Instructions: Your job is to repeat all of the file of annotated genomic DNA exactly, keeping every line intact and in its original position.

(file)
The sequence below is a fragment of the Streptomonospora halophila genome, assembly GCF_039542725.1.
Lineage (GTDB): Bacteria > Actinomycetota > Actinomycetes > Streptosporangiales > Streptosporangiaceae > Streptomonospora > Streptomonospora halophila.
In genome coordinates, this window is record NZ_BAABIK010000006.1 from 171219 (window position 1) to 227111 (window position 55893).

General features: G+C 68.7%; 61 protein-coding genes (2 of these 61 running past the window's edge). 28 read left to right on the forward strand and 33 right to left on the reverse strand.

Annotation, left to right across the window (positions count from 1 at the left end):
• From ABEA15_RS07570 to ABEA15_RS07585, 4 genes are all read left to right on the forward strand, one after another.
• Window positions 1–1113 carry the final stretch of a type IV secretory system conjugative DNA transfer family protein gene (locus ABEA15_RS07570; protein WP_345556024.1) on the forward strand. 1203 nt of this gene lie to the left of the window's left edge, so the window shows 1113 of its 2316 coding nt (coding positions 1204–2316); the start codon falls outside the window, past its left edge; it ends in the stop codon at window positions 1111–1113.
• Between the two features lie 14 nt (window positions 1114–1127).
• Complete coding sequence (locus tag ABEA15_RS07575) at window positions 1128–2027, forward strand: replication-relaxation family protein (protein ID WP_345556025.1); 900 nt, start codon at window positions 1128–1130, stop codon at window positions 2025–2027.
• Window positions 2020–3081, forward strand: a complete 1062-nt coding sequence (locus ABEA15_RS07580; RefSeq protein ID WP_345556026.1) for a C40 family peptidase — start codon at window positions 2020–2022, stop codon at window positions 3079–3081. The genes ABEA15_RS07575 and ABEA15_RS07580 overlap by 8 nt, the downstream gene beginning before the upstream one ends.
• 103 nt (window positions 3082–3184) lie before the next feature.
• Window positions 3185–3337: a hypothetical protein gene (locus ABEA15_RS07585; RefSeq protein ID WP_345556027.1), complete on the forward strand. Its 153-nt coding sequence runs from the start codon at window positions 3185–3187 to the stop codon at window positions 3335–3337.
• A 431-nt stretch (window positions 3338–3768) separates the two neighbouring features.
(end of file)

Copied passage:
The sequence below is a fragment of the Streptomonospora halophila genome, assembly GCF_039542725.1.
Lineage (GTDB): Bacteria > Actinomycetota > Actinomycetes > Streptosporangiales > Streptosporangiaceae > Streptomonospora > Streptomonospora halophila.
In genome coordinates, this window is record NZ_BAABIK010000006.1 from 171219 (window position 1) to 227111 (window position 55893).

General features: G+C 68.7%; 61 protein-coding genes (2 of these 61 running past the window's edge). 28 read left to right on the forward strand and 33 right to left on the reverse strand.

Annotation, left to right across the window (positions count from 1 at the left end):
• From ABEA15_RS07570 to ABEA15_RS07585, 4 genes are all read left to right on the forward strand, one after another.
• Window positions 1–1113 carry the final stretch of a type IV secretory system conjugative DNA transfer family protein gene (locus ABEA15_RS07570; protein WP_345556024.1) on the forward strand. 1203 nt of this gene lie to the left of the window's left edge, so the window shows 1113 of its 2316 coding nt (coding positions 1204–2316); the start codon falls outside the window, past its left edge; it ends in the stop codon at window positions 1111–1113.
• Between the two features lie 14 nt (window positions 1114–1127).
• Complete coding sequence (locus tag ABEA15_RS07575) at window positions 1128–2027, forward strand: replication-relaxation family protein (protein ID WP_345556025.1); 900 nt, start codon at window positions 1128–1130, stop codon at window positions 2025–2027.
• Window positions 2020–3081, forward strand: a complete 1062-nt coding sequence (locus ABEA15_RS07580; RefSeq protein ID WP_345556026.1) for a C40 family peptidase — start codon at window positions 2020–2022, stop codon at window positions 3079–3081. The genes ABEA15_RS07575 and ABEA15_RS07580 overlap by 8 nt, the downstream gene beginning before the upstream one ends.
• 103 nt (window positions 3082–3184) lie before the next feature.
• Window positions 3185–3337: a hypothetical protein gene (locus ABEA15_RS07585; RefSeq protein ID WP_345556027.1), complete on the forward strand. Its 153-nt coding sequence runs from the start codon at window positions 3185–3187 to the stop codon at window positions 3335–3337.
• A 431-nt stretch (window positions 3338–3768) separates the two neighbouring features.